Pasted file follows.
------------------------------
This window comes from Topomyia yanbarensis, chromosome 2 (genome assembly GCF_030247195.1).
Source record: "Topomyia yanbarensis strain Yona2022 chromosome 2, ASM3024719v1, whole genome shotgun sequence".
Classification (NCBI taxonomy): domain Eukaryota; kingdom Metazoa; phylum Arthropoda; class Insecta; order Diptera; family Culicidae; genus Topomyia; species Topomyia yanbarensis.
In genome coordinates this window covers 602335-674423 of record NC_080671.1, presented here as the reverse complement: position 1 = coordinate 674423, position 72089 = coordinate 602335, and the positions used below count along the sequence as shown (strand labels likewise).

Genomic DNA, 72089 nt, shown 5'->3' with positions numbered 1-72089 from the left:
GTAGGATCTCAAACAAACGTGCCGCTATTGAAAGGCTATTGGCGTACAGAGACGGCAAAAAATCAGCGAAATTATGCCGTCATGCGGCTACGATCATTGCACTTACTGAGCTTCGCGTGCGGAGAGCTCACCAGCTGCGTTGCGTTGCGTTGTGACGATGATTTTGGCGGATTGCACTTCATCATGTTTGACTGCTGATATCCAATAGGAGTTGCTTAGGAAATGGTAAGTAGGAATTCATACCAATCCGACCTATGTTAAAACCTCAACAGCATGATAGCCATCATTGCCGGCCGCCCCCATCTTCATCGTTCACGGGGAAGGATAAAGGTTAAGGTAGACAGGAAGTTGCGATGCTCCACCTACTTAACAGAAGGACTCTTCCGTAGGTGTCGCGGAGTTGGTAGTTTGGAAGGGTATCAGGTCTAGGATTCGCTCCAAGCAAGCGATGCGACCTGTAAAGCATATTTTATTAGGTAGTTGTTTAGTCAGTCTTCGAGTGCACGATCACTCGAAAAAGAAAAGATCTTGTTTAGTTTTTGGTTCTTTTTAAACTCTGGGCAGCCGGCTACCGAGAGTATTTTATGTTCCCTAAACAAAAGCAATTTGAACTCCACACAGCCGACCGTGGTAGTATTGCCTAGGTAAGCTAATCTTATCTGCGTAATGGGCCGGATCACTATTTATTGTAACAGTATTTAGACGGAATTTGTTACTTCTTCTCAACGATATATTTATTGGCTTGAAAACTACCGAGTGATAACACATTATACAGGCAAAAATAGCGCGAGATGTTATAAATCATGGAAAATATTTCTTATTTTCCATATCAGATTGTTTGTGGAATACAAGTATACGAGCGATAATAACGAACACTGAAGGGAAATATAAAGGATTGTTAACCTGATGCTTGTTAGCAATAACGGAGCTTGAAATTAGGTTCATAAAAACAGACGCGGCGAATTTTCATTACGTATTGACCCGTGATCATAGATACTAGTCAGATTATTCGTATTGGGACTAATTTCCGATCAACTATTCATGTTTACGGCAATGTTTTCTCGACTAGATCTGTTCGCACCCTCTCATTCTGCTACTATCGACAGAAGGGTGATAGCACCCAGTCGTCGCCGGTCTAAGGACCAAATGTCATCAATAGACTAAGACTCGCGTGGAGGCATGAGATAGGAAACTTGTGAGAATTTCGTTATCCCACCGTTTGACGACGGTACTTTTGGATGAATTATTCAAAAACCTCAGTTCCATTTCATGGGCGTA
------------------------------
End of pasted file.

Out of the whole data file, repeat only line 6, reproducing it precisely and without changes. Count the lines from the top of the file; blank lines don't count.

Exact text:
GTAGGATCTCAAACAAACGTGCCGCTATTGAAAGGCTATTGGCGTACAGAGACGGCAAAAAATCAGCGAAATTATGCCGTCATGCGGCTACGATCATTGCACTTACTGAGCTTCGCGTGCGGAGAGCTCACCAGCTGCGTTGCGTTGCGTTGTGACGATGATTTTGGCGGATTGCACTTCATCATGTTTGACTGCTGATATCCAATAGGAGTTGCTTAGGAAATGGTAAGTAGGAATTCATACCAATCCGACCTATGTTAAAACCTCAACAGCATGATAGCCATCATTGCCGGCCGCCCCCATCTTCATCGTTCACGGGGAAGGATAAAGGTTAAGGTAGACAGGAAGTTGCGATGCTCCACCTACTTAACAGAAGGACTCTTCCGTAGGTGTCGCGGAGTTGGTAGTTTGGAAGGGTATCAGGTCTAGGATTCGCTCCAAGCAAGCGATGCGACCTGTAAAGCATATTTTATTAGGTAGTTGTTTAGTCAGTCTTCGAGTGCACGATCACTCGAAAAAGAAAAGATCTTGTTTAGTTTTTGGTTCTTTTTAAACTCTGGGCAGCCGGCTACCGAGAGTATTTTATGTTCCCTAAACAAAAGCAATTTGAACTCCACACAGCCGACCGTGGTAGTATTGCCTAGGTAAGCTAATCTTATCTGCGTAATGGGCCGGATCACTATTTATTGTAACAGTATTTAGACGGAATTTGTTACTTCTTCTCAACGATATATTTATTGGCTTGAAAACTACCGAGTGATAACACATTATACAGGCAAAAATAGCGCGAGATGTTATAAATCATGGAAAATATTTCTTATTTTCCATATCAGATTGTTTGTGGAATACAAGTATACGAGCGATAATAACGAACACTGAAGGGAAATATAAAGGATTGTTAACCTGATGCTTGTTAGCAATAACGGAGCTTGAAATTAGGTTCATAAAAACAGACGCGGCGAATTTTCATTACGTATTGACCCGTGATCATAGATACTAGTCAGATTATTCGTATTGGGACTAATTTCCGATCAACTATTCATGTTTACGGCAATGTTTTCTCGACTAGATCTGTTCGCACCCTCTCATTCTGCTACTATCGACAGAAGGGTGATAGCACCCAGTCGTCGCCGGTCTAAGGACCAAATGTCATCAATAGACTAAGACTCGCGTGGAGGCATGAGATAGGAAACTTGTGAGAATTTCGTTATCCCACCGTTTGACGACGGTACTTTTGGATGAATTATTCAAAAACCTCAGTTCCATTTCATGGGCGTA